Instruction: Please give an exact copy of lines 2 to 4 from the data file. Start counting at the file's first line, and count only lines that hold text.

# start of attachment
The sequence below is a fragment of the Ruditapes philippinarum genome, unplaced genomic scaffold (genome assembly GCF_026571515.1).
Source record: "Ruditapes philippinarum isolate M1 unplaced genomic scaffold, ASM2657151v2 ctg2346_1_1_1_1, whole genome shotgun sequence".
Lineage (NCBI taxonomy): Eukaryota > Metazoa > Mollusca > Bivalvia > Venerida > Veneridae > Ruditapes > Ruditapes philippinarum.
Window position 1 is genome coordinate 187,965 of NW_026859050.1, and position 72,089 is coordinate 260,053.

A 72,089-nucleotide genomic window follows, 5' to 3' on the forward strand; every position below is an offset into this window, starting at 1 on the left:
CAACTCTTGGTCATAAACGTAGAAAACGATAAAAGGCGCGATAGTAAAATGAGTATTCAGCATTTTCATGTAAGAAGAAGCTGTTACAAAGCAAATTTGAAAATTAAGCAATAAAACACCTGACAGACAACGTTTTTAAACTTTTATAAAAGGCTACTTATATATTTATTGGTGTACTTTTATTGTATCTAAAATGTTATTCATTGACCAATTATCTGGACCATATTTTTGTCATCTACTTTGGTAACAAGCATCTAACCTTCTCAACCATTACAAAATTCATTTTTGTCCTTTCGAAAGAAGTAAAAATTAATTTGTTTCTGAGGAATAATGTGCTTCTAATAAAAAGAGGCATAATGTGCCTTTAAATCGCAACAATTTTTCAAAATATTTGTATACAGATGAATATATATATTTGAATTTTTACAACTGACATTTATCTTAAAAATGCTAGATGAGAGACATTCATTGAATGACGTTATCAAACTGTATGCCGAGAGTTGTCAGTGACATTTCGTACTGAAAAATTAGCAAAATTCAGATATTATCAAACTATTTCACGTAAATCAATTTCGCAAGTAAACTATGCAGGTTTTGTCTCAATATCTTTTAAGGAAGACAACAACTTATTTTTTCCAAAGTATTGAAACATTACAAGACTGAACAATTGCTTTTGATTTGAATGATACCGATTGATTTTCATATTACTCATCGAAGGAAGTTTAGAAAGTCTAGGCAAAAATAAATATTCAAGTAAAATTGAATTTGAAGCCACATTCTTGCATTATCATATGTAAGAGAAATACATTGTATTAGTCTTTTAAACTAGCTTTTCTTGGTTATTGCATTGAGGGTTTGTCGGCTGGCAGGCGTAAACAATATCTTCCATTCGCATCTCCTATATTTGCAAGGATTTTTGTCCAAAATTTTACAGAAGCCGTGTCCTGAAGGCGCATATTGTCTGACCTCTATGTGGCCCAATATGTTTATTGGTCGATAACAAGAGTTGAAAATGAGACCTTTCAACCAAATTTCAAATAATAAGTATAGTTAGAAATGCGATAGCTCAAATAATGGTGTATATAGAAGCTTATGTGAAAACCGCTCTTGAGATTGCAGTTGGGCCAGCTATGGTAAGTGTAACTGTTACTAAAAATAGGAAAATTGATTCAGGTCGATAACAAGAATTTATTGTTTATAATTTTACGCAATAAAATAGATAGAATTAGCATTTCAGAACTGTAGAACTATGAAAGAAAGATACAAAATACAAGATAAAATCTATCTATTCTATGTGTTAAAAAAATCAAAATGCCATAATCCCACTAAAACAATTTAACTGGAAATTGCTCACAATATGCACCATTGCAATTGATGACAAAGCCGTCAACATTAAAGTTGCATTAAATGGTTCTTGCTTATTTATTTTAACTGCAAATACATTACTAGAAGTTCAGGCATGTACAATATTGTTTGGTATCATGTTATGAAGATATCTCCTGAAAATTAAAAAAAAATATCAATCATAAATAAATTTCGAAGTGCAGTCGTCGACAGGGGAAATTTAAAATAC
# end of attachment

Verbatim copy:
Source record: "Ruditapes philippinarum isolate M1 unplaced genomic scaffold, ASM2657151v2 ctg2346_1_1_1_1, whole genome shotgun sequence".
Lineage (NCBI taxonomy): Eukaryota > Metazoa > Mollusca > Bivalvia > Venerida > Veneridae > Ruditapes > Ruditapes philippinarum.
Window position 1 is genome coordinate 187,965 of NW_026859050.1, and position 72,089 is coordinate 260,053.